Here’s a holiday word problem: If the average Thanksgiving turkey weighed in at 16 lbs. this year, and Americans ate 48 million turkeys, how many pounds of turkey did we eat? I’ll accept the answers “an absurdly large amount,” “much more than I would have guessed,” or “768 million lbs.” And that's not counting all the fixings.
Two things strike me as remarkable about these very straightforward National Turkey Federation statistics. First, every one of those turkeys had to be cooked. Not microwaved. Or reheated. But actually cleaned, stuffed, rubbed, basted, and all those other cooking things most of us rarely do in everyday life. (A recent Harris poll found that only 40 percent of Americans cook at least five times a week, but 75 percent classify cooking as using frozen and prepared foods).
Second, Americans don’t particularly love turkey. In fact, I searched dozens of polls of America’s favorite foods and turkey didn’t crack the top 10 in any of them. When was the last time you roasted a whole turkey, even a small one, on a day that wasn’t the fourth Thursday in November? I rest my case.
So why does almost every American family, regardless of ethnic background, spend the day doing something they don’t particularly care for – cooking – to prepare a food they don’t particularly like?
You could argue that we continue to prepare the Thanksgiving turkey because of tradition or a sense of history or even out of habit, but I suspect the real answer goes deeper: I think Thanksgiving is a testament to our primal need to cook. You could argue that cooking is the activity that most defines us as humans. Other species also have language and can use some tools, but only humans can cook. I cook; therefore, I’m human.
Another Thanksgiving fact: If you take away Christmas, Thanksgiving is far and away America’s favorite holiday. (And let’s face it, for lots of reasons, Christmas is in a class of its own). But Thanksgiving, with only its homely bird to offer beats out holidays with firework displays, tricks and treats, and green beer. Pretty impressive.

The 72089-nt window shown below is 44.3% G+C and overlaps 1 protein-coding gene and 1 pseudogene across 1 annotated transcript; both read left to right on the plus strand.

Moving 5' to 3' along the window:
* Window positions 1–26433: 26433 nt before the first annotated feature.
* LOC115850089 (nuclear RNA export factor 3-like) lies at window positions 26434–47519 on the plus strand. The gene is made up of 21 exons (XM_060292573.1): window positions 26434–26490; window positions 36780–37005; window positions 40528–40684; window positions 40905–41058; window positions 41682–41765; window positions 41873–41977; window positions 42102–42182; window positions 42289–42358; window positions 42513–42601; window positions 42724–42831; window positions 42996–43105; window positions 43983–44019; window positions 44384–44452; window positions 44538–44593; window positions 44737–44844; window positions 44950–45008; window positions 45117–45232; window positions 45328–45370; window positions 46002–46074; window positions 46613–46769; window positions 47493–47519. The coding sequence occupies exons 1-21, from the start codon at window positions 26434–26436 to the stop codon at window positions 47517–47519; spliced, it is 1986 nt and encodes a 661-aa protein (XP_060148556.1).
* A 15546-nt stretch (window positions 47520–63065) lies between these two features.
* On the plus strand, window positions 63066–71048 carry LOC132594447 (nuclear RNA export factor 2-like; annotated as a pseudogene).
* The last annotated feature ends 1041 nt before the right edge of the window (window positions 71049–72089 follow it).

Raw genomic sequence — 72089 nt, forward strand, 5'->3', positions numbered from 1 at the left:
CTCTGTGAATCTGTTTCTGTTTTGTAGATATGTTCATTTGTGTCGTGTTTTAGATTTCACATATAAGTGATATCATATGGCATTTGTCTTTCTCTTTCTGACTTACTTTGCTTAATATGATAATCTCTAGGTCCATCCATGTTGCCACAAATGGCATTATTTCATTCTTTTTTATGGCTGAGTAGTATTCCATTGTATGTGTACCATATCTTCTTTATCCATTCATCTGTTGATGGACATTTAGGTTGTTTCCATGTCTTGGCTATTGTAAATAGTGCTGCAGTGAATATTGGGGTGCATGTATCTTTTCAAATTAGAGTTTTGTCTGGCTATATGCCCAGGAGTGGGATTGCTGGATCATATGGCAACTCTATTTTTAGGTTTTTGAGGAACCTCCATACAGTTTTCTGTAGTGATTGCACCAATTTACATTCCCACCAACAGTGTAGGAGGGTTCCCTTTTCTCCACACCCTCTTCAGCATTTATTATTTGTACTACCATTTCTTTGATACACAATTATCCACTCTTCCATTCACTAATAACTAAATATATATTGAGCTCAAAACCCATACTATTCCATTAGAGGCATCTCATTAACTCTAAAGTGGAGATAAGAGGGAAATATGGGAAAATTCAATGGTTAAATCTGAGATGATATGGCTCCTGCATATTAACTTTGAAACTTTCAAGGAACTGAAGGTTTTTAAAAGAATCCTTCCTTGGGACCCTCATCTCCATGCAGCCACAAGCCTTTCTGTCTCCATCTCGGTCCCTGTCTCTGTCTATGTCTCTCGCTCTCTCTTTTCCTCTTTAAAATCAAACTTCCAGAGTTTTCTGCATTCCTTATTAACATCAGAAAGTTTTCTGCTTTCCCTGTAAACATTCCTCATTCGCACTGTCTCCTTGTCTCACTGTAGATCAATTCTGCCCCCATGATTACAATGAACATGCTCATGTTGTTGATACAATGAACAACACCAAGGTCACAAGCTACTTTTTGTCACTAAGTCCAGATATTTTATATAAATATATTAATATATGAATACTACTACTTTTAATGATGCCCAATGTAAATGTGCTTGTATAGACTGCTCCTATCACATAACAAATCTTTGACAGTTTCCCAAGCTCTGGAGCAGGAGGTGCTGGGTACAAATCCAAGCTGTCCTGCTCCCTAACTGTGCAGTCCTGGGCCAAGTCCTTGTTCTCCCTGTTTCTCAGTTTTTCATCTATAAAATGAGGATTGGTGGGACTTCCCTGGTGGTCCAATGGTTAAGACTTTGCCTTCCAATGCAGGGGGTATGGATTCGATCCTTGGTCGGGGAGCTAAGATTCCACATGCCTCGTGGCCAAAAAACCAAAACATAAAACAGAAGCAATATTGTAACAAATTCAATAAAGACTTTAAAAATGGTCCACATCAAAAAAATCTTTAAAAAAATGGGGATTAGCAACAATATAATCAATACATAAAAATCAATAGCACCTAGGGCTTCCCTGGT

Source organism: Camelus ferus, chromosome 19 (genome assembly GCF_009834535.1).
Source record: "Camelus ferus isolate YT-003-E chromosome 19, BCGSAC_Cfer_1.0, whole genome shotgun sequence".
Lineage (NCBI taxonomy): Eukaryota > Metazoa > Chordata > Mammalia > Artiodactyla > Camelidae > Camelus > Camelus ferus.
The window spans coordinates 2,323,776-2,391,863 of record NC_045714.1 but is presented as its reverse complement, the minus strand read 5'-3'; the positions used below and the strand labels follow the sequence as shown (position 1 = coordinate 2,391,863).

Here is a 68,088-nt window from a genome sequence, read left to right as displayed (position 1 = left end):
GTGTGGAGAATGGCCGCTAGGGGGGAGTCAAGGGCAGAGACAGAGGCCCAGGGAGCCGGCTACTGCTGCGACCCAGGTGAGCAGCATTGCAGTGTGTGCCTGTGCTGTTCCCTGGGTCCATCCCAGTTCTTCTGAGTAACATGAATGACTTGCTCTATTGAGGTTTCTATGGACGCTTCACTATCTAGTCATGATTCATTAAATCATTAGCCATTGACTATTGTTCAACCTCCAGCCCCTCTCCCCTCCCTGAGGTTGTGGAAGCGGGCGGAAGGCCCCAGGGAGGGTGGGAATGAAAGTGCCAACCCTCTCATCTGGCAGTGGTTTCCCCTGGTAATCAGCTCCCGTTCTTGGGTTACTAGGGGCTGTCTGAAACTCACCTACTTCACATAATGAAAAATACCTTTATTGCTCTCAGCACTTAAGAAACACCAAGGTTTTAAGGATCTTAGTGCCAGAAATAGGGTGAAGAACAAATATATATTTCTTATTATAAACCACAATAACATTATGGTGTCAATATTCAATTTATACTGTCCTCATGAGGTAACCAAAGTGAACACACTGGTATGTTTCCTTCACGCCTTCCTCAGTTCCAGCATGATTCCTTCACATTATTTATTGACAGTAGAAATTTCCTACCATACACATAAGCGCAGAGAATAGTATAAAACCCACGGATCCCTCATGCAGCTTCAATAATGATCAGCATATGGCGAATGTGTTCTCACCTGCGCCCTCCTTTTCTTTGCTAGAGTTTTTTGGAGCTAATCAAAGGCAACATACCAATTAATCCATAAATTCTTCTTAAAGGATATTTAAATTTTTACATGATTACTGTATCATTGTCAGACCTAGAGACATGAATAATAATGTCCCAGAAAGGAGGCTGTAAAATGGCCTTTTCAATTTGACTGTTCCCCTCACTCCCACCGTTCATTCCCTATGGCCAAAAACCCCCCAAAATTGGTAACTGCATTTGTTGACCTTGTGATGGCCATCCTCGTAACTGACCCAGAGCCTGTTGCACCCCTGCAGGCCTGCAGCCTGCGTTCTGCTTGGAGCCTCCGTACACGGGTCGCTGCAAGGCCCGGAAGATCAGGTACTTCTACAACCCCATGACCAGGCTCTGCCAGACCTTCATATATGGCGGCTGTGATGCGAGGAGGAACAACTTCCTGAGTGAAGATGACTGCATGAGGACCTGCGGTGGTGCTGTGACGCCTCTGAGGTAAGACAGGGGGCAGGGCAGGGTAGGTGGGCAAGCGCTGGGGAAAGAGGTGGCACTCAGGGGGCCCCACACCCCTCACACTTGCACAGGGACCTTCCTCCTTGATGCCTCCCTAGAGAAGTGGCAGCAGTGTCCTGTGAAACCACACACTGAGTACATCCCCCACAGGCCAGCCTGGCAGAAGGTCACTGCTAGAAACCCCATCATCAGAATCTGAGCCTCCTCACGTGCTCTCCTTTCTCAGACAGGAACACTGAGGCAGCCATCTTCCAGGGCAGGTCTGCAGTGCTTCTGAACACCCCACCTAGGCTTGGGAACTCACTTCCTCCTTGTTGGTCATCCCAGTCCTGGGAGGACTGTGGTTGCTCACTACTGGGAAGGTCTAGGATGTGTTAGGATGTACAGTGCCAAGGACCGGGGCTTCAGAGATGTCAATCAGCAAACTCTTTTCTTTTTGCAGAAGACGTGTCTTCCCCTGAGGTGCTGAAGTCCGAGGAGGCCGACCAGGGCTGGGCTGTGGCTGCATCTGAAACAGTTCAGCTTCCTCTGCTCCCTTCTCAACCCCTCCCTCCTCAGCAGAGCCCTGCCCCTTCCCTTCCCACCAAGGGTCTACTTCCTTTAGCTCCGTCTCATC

So if you buy my argument that a large part of the reason Americans love Thanksgiving is the cooking – the savory smells that fill the house, the simple foods transformed by love and attention into something sacred, you have to wonder why most of us spend a lot more time watching other people cook on TV than cooking ourselves. Why don’t more people do this most human of activities more often?
The obvious answer is that everyone’s busy. And while that’s true, the average American spends over 4 hours a day watching TV. So one way to cook more might be to watch less. That’s what I do. And when you consider a few of the things cooking has to offer, giving up another episode of House Hunters or a re-run of Seinfeld won’t seem like such a sacrifice.
Here are three reasons Americans should cook more, besides the fact that it’s healthier and less expensive.
One: It’s a chance to be the star of your own show. I don’t mean that you’ll get a show on the Food Network (they’re pretty well stocked with 145 programs). I mean that when you cook, the family gathers ’round. Your kids, significant other, friends will all watch. They’ll ooh and ahh. They’ll make a big deal out of you.
The kitchen is the heart of the house. When cooking is added, it becomes the stage of the house, as well. Start cooking, and an audience appears. Remember waiting till your mother was done putting the cookies in the oven so you could lick the bowl filled with made-from-scratch batter? Remember getting your hand slapped (lovingly) by your grandmother for tasting the sauce before it was done? That’s love...and theater.
Two: Cooking gives you a chance to make something without using power tools. If you’re like me, this is a very potent reason. I’ve always admired people who make things. My father made furniture. My wife makes clothing. I have a friend who builds lamps out of old auto parts. I stand in awe of the process by which raw materials become things as if that were their purpose all along. A well-made object seems to contain a soul.
Like more and more people today, I don’t really make anything. I create documents and files. I’d like to say I manufacture paragraphs out of words and sounds and syllables. But that’s no substitute for getting your hands dirty. And so I cook. Just about every day. From scratch.
Three: Food is the most shareable currency we have, besides love. You probably don’t pass out money to your friends – but you can pass the paella. You can’t cut the inlaid walnut end table you made into pieces, but everyone can get a piece of your homemade chicken pot pie. In an age where most of what we share are digital images and videos of cats, it’s good to think about sharing something of sustenance with family and friends.
So if you love the smell of turkey roasting in the oven, think about making one on an ordinary day in the middle of January. There’s no law against it. And at around a $1 per lb., it’s a healthy, inexpensive way to show off your humanity.
Jim Sollisch is creative director at Marcus Thomas Advertising.